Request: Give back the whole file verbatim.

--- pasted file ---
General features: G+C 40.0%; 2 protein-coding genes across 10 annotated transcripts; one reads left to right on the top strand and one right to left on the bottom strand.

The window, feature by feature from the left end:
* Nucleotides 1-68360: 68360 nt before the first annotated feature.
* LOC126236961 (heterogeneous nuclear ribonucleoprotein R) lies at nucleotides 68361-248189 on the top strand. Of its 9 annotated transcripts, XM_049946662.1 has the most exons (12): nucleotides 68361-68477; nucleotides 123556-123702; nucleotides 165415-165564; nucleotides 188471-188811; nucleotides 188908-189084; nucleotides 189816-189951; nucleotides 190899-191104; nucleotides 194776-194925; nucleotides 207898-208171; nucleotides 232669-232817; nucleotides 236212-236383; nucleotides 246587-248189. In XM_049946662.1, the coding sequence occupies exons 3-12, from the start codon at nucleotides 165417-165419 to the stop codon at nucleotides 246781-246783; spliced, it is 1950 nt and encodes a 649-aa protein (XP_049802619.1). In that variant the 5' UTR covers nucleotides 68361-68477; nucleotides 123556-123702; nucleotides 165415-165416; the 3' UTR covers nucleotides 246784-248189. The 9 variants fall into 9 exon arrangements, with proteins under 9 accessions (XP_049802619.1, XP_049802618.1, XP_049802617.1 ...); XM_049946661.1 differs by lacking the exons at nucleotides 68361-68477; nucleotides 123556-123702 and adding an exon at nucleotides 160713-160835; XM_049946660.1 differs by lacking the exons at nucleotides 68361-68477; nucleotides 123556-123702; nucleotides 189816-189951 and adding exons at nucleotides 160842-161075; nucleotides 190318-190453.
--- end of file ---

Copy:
General features: G+C 40.0%; 2 protein-coding genes across 10 annotated transcripts; one reads left to right on the top strand and one right to left on the bottom strand.

The window, feature by feature from the left end:
* Nucleotides 1-68360: 68360 nt before the first annotated feature.
* LOC126236961 (heterogeneous nuclear ribonucleoprotein R) lies at nucleotides 68361-248189 on the top strand. Of its 9 annotated transcripts, XM_049946662.1 has the most exons (12): nucleotides 68361-68477; nucleotides 123556-123702; nucleotides 165415-165564; nucleotides 188471-188811; nucleotides 188908-189084; nucleotides 189816-189951; nucleotides 190899-191104; nucleotides 194776-194925; nucleotides 207898-208171; nucleotides 232669-232817; nucleotides 236212-236383; nucleotides 246587-248189. In XM_049946662.1, the coding sequence occupies exons 3-12, from the start codon at nucleotides 165417-165419 to the stop codon at nucleotides 246781-246783; spliced, it is 1950 nt and encodes a 649-aa protein (XP_049802619.1). In that variant the 5' UTR covers nucleotides 68361-68477; nucleotides 123556-123702; nucleotides 165415-165416; the 3' UTR covers nucleotides 246784-248189. The 9 variants fall into 9 exon arrangements, with proteins under 9 accessions (XP_049802619.1, XP_049802618.1, XP_049802617.1 ...); XM_049946661.1 differs by lacking the exons at nucleotides 68361-68477; nucleotides 123556-123702 and adding an exon at nucleotides 160713-160835; XM_049946660.1 differs by lacking the exons at nucleotides 68361-68477; nucleotides 123556-123702; nucleotides 189816-189951 and adding exons at nucleotides 160842-161075; nucleotides 190318-190453.